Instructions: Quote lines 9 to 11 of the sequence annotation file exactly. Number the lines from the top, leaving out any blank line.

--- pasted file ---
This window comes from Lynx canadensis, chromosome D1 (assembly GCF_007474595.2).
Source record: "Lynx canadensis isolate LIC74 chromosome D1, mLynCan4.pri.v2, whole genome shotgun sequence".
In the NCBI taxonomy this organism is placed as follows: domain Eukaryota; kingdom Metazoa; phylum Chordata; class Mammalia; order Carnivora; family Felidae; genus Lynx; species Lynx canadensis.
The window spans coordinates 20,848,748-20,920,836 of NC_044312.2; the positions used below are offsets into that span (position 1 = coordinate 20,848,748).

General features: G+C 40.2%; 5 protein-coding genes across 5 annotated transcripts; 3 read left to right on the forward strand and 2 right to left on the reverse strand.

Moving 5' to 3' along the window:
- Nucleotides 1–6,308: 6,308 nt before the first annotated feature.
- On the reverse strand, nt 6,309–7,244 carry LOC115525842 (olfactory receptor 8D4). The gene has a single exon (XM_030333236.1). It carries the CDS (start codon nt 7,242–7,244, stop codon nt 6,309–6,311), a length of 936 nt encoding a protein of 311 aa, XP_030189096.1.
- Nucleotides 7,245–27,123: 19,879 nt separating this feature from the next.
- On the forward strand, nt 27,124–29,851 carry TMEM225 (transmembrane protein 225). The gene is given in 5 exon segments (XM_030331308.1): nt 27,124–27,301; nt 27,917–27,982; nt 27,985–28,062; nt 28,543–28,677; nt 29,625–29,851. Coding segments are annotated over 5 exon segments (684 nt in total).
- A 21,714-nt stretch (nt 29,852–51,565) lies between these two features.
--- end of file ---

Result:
- Nucleotides 7,245–27,123: 19,879 nt separating this feature from the next.
- On the forward strand, nt 27,124–29,851 carry TMEM225 (transmembrane protein 225). The gene is given in 5 exon segments (XM_030331308.1): nt 27,124–27,301; nt 27,917–27,982; nt 27,985–28,062; nt 28,543–28,677; nt 29,625–29,851. Coding segments are annotated over 5 exon segments (684 nt in total).
- A 21,714-nt stretch (nt 29,852–51,565) lies between these two features.